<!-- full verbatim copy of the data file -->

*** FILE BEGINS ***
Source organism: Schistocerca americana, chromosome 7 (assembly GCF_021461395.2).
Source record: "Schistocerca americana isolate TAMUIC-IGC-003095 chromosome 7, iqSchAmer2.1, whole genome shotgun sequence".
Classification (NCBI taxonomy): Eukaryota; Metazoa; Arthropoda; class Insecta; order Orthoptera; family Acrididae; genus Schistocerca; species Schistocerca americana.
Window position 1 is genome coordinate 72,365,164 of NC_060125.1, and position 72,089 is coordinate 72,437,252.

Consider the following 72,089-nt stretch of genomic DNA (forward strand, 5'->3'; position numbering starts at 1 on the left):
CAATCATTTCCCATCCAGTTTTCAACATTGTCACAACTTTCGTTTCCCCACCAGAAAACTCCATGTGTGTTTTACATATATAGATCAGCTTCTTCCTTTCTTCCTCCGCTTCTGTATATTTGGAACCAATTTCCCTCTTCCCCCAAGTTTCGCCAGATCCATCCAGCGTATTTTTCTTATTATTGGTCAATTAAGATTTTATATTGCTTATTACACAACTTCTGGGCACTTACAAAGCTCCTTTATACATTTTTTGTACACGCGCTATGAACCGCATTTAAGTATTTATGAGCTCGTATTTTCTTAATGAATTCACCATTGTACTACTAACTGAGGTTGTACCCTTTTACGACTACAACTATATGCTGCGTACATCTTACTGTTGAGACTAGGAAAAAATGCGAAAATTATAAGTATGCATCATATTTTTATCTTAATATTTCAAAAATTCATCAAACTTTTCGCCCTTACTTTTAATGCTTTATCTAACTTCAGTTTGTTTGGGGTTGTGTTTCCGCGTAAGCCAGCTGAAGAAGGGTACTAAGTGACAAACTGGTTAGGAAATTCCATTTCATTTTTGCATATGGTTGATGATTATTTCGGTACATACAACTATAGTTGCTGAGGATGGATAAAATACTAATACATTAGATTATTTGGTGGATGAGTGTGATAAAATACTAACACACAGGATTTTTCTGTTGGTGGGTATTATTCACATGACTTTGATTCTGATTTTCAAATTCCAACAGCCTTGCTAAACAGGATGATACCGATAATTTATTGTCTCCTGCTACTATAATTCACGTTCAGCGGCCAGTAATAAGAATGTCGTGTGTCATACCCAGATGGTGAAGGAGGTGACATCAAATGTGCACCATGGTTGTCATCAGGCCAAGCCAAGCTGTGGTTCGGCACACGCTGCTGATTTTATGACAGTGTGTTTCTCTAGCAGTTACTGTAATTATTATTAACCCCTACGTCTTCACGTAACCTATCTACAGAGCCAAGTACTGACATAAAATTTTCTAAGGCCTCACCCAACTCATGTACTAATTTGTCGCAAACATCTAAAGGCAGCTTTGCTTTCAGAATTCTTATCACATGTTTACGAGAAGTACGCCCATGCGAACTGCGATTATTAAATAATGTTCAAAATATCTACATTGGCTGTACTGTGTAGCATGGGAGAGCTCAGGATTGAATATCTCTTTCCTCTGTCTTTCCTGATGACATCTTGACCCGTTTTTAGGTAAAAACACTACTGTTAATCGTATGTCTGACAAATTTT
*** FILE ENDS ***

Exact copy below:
Source organism: Schistocerca americana, chromosome 7 (assembly GCF_021461395.2).
Source record: "Schistocerca americana isolate TAMUIC-IGC-003095 chromosome 7, iqSchAmer2.1, whole genome shotgun sequence".
Classification (NCBI taxonomy): Eukaryota; Metazoa; Arthropoda; class Insecta; order Orthoptera; family Acrididae; genus Schistocerca; species Schistocerca americana.
Window position 1 is genome coordinate 72,365,164 of NC_060125.1, and position 72,089 is coordinate 72,437,252.

Consider the following 72,089-nt stretch of genomic DNA (forward strand, 5'->3'; position numbering starts at 1 on the left):
CAATCATTTCCCATCCAGTTTTCAACATTGTCACAACTTTCGTTTCCCCACCAGAAAACTCCATGTGTGTTTTACATATATAGATCAGCTTCTTCCTTTCTTCCTCCGCTTCTGTATATTTGGAACCAATTTCCCTCTTCCCCCAAGTTTCGCCAGATCCATCCAGCGTATTTTTCTTATTATTGGTCAATTAAGATTTTATATTGCTTATTACACAACTTCTGGGCACTTACAAAGCTCCTTTATACATTTTTTGTACACGCGCTATGAACCGCATTTAAGTATTTATGAGCTCGTATTTTCTTAATGAATTCACCATTGTACTACTAACTGAGGTTGTACCCTTTTACGACTACAACTATATGCTGCGTACATCTTACTGTTGAGACTAGGAAAAAATGCGAAAATTATAAGTATGCATCATATTTTTATCTTAATATTTCAAAAATTCATCAAACTTTTCGCCCTTACTTTTAATGCTTTATCTAACTTCAGTTTGTTTGGGGTTGTGTTTCCGCGTAAGCCAGCTGAAGAAGGGTACTAAGTGACAAACTGGTTAGGAAATTCCATTTCATTTTTGCATATGGTTGATGATTATTTCGGTACATACAACTATAGTTGCTGAGGATGGATAAAATACTAATACATTAGATTATTTGGTGGATGAGTGTGATAAAATACTAACACACAGGATTTTTCTGTTGGTGGGTATTATTCACATGACTTTGATTCTGATTTTCAAATTCCAACAGCCTTGCTAAACAGGATGATACCGATAATTTATTGTCTCCTGCTACTATAATTCACGTTCAGCGGCCAGTAATAAGAATGTCGTGTGTCATACCCAGATGGTGAAGGAGGTGACATCAAATGTGCACCATGGTTGTCATCAGGCCAAGCCAAGCTGTGGTTCGGCACACGCTGCTGATTTTATGACAGTGTGTTTCTCTAGCAGTTACTGTAATTATTATTAACCCCTACGTCTTCACGTAACCTATCTACAGAGCCAAGTACTGACATAAAATTTTCTAAGGCCTCACCCAACTCATGTACTAATTTGTCGCAAACATCTAAAGGCAGCTTTGCTTTCAGAATTCTTATCACATGTTTACGAGAAGTACGCCCATGCGAACTGCGATTATTAAATAATGTTCAAAATATCTACATTGGCTGTACTGTGTAGCATGGGAGAGCTCAGGATTGAATATCTCTTTCCTCTGTCTTTCCTGATGACATCTTGACCCGTTTTTAGGTAAAAACACTACTGTTAATCGTATGTCTGACAAATTTT